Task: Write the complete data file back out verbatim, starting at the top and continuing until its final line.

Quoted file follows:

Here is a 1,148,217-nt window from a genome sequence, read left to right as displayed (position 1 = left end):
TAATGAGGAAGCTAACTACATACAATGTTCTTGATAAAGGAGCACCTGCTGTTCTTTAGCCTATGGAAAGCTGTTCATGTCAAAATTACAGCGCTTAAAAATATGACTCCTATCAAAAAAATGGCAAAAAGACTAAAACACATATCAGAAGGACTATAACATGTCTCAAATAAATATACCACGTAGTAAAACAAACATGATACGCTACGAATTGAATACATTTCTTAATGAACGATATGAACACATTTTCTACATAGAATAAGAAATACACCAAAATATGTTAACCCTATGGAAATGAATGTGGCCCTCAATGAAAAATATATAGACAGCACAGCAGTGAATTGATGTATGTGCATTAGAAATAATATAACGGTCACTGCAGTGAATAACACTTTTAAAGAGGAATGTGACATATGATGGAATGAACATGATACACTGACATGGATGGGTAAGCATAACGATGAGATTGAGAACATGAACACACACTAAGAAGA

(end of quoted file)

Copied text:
Here is a 1,148,217-nt window from a genome sequence, read left to right as displayed (position 1 = left end):
TAATGAGGAAGCTAACTACATACAATGTTCTTGATAAAGGAGCACCTGCTGTTCTTTAGCCTATGGAAAGCTGTTCATGTCAAAATTACAGCGCTTAAAAATATGACTCCTATCAAAAAAATGGCAAAAAGACTAAAACACATATCAGAAGGACTATAACATGTCTCAAATAAATATACCACGTAGTAAAACAAACATGATACGCTACGAATTGAATACATTTCTTAATGAACGATATGAACACATTTTCTACATAGAATAAGAAATACACCAAAATATGTTAACCCTATGGAAATGAATGTGGCCCTCAATGAAAAATATATAGACAGCACAGCAGTGAATTGATGTATGTGCATTAGAAATAATATAACGGTCACTGCAGTGAATAACACTTTTAAAGAGGAATGTGACATATGATGGAATGAACATGATACACTGACATGGATGGGTAAGCATAACGATGAGATTGAGAACATGAACACACACTAAGAAGA